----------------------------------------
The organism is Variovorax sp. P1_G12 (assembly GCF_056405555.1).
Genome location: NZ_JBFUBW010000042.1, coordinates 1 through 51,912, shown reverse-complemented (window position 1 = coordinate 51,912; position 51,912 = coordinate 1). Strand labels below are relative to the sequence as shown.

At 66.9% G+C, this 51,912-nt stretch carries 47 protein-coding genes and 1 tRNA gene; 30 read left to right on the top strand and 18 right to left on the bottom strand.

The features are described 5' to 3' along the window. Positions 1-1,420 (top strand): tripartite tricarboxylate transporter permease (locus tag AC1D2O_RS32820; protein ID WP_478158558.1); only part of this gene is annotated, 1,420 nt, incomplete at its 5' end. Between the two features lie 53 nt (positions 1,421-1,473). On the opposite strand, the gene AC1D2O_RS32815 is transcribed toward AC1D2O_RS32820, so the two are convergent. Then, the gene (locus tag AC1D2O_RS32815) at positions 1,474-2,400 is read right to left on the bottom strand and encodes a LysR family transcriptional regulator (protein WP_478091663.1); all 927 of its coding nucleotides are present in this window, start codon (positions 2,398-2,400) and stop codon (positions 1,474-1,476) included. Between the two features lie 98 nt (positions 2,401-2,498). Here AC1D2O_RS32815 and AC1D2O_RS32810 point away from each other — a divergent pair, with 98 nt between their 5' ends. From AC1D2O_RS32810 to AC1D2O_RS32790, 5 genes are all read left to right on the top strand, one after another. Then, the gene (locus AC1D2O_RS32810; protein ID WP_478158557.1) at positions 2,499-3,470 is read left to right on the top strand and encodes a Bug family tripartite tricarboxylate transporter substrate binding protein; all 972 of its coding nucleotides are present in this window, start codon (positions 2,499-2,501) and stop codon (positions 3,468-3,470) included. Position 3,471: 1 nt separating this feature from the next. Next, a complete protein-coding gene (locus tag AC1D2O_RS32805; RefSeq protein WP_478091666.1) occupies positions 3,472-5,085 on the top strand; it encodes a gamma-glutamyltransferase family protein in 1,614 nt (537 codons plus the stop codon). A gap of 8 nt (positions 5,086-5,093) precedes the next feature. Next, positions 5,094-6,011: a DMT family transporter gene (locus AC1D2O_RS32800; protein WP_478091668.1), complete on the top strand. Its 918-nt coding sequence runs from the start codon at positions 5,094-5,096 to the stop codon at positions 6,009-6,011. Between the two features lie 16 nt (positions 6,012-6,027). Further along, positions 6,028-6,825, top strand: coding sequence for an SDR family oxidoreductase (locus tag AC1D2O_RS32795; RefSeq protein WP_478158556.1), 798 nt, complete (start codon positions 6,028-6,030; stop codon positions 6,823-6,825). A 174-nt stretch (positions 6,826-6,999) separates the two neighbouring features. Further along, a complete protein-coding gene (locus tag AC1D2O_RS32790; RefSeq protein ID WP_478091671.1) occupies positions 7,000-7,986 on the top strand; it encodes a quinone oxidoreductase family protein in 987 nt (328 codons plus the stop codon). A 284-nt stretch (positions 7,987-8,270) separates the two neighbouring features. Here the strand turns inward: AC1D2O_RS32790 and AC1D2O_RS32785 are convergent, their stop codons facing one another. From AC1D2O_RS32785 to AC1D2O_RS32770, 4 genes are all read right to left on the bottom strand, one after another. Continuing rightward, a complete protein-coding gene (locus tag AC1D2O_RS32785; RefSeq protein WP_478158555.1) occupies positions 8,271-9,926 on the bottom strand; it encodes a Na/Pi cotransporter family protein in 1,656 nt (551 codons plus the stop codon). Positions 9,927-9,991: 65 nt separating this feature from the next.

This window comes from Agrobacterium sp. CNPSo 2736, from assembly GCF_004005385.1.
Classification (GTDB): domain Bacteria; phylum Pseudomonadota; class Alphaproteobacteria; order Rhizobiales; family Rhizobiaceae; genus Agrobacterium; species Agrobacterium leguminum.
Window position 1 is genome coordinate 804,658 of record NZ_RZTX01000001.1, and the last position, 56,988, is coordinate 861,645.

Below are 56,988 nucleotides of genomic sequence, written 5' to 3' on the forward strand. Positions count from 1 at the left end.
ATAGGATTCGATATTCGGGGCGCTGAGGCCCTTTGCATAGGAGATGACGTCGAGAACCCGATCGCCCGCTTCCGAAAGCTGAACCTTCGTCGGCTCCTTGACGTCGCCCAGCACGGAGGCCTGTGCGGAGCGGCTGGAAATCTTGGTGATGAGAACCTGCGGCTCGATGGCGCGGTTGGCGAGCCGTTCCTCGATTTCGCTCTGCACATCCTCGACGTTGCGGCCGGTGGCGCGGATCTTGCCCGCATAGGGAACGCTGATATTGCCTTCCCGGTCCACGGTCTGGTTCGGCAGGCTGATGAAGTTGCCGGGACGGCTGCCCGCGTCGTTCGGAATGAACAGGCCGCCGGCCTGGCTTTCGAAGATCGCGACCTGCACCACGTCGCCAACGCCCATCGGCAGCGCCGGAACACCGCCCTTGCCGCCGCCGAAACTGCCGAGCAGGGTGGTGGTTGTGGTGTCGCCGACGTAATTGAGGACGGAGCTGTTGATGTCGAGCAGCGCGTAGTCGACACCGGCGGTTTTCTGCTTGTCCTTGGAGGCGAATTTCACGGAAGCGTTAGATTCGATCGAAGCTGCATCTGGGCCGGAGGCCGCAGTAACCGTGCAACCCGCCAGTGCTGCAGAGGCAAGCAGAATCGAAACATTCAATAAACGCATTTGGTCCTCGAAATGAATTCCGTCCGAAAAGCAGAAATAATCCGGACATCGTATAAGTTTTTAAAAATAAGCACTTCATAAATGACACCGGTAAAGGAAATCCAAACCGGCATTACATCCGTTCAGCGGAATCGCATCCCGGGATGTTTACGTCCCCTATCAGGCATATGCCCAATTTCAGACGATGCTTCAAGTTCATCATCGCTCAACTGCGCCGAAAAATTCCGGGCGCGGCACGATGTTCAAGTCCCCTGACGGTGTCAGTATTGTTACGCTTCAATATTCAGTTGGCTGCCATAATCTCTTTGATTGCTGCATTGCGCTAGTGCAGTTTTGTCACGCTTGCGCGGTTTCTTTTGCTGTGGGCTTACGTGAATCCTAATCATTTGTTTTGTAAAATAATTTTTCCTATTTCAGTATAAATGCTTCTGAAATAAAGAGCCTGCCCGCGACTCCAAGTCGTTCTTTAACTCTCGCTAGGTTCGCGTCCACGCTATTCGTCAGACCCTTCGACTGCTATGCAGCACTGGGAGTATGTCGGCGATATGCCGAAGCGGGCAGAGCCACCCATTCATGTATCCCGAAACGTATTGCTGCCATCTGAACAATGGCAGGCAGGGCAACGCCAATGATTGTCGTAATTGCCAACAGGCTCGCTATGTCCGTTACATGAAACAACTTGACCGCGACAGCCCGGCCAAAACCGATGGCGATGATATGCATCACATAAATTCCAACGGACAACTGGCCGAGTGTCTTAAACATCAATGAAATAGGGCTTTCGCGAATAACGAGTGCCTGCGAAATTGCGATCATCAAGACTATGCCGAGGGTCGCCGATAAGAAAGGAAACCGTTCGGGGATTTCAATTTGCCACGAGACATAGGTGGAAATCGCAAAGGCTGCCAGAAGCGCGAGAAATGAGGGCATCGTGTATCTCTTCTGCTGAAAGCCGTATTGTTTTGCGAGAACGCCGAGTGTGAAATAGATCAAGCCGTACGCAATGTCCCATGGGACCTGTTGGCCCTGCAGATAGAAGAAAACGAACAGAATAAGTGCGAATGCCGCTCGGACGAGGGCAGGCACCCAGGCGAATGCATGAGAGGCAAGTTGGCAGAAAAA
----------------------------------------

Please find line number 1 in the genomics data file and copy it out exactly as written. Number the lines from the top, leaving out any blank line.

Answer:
The organism is Variovorax sp. P1_G12 (assembly GCF_056405555.1).